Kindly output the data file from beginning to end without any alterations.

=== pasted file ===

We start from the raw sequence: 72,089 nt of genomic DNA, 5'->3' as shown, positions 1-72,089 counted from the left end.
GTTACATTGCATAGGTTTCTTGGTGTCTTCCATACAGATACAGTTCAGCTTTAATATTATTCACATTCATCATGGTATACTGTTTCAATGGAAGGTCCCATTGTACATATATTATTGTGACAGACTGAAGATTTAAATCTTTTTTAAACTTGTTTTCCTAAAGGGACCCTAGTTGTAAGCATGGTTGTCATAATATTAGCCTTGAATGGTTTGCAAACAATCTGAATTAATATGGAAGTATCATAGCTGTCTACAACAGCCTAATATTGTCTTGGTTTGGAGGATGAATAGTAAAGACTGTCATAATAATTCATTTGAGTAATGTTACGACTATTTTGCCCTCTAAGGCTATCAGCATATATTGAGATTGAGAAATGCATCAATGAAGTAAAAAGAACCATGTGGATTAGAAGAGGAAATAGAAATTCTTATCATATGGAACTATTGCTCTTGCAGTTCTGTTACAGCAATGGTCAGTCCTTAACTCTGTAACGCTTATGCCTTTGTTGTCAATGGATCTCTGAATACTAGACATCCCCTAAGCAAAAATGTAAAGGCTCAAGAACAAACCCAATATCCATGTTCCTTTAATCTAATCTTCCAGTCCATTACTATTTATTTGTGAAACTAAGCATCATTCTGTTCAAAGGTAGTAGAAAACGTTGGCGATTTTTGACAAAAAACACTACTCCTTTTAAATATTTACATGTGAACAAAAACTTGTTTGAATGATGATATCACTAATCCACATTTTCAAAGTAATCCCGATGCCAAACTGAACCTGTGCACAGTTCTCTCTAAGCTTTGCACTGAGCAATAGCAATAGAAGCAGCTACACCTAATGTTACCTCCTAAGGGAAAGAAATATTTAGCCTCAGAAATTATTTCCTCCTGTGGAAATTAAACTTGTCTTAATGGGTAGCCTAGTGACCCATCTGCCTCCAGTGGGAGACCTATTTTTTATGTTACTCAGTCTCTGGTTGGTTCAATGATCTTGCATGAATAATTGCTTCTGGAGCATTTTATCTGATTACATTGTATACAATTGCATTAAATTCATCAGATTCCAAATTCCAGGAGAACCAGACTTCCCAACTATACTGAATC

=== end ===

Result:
We start from the raw sequence: 72,089 nt of genomic DNA, 5'->3' as shown, positions 1-72,089 counted from the left end.
GTTACATTGCATAGGTTTCTTGGTGTCTTCCATACAGATACAGTTCAGCTTTAATATTATTCACATTCATCATGGTATACTGTTTCAATGGAAGGTCCCATTGTACATATATTATTGTGACAGACTGAAGATTTAAATCTTTTTTAAACTTGTTTTCCTAAAGGGACCCTAGTTGTAAGCATGGTTGTCATAATATTAGCCTTGAATGGTTTGCAAACAATCTGAATTAATATGGAAGTATCATAGCTGTCTACAACAGCCTAATATTGTCTTGGTTTGGAGGATGAATAGTAAAGACTGTCATAATAATTCATTTGAGTAATGTTACGACTATTTTGCCCTCTAAGGCTATCAGCATATATTGAGATTGAGAAATGCATCAATGAAGTAAAAAGAACCATGTGGATTAGAAGAGGAAATAGAAATTCTTATCATATGGAACTATTGCTCTTGCAGTTCTGTTACAGCAATGGTCAGTCCTTAACTCTGTAACGCTTATGCCTTTGTTGTCAATGGATCTCTGAATACTAGACATCCCCTAAGCAAAAATGTAAAGGCTCAAGAACAAACCCAATATCCATGTTCCTTTAATCTAATCTTCCAGTCCATTACTATTTATTTGTGAAACTAAGCATCATTCTGTTCAAAGGTAGTAGAAAACGTTGGCGATTTTTGACAAAAAACACTACTCCTTTTAAATATTTACATGTGAACAAAAACTTGTTTGAATGATGATATCACTAATCCACATTTTCAAAGTAATCCCGATGCCAAACTGAACCTGTGCACAGTTCTCTCTAAGCTTTGCACTGAGCAATAGCAATAGAAGCAGCTACACCTAATGTTACCTCCTAAGGGAAAGAAATATTTAGCCTCAGAAATTATTTCCTCCTGTGGAAATTAAACTTGTCTTAATGGGTAGCCTAGTGACCCATCTGCCTCCAGTGGGAGACCTATTTTTTATGTTACTCAGTCTCTGGTTGGTTCAATGATCTTGCATGAATAATTGCTTCTGGAGCATTTTATCTGATTACATTGTATACAATTGCATTAAATTCATCAGATTCCAAATTCCAGGAGAACCAGACTTCCCAACTATACTGAATC